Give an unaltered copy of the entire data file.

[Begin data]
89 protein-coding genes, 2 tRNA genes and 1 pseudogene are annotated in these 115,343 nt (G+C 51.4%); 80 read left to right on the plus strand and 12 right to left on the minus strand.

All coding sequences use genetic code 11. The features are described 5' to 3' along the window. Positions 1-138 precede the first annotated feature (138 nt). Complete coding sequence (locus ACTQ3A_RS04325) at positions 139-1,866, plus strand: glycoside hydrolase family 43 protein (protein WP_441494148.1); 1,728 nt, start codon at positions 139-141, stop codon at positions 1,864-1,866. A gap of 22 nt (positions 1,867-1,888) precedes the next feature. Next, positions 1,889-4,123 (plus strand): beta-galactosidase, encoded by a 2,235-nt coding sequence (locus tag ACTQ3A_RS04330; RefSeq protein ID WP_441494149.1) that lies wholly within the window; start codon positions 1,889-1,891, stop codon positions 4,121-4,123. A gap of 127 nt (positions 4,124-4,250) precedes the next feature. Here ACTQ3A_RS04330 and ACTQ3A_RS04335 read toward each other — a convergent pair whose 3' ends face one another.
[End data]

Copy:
89 protein-coding genes, 2 tRNA genes and 1 pseudogene are annotated in these 115,343 nt (G+C 51.4%); 80 read left to right on the plus strand and 12 right to left on the minus strand.

All coding sequences use genetic code 11. The features are described 5' to 3' along the window. Positions 1-138 precede the first annotated feature (138 nt). Complete coding sequence (locus ACTQ3A_RS04325) at positions 139-1,866, plus strand: glycoside hydrolase family 43 protein (protein WP_441494148.1); 1,728 nt, start codon at positions 139-141, stop codon at positions 1,864-1,866. A gap of 22 nt (positions 1,867-1,888) precedes the next feature. Next, positions 1,889-4,123 (plus strand): beta-galactosidase, encoded by a 2,235-nt coding sequence (locus tag ACTQ3A_RS04330; RefSeq protein ID WP_441494149.1) that lies wholly within the window; start codon positions 1,889-1,891, stop codon positions 4,121-4,123. A gap of 127 nt (positions 4,124-4,250) precedes the next feature. Here ACTQ3A_RS04330 and ACTQ3A_RS04335 read toward each other — a convergent pair whose 3' ends face one another.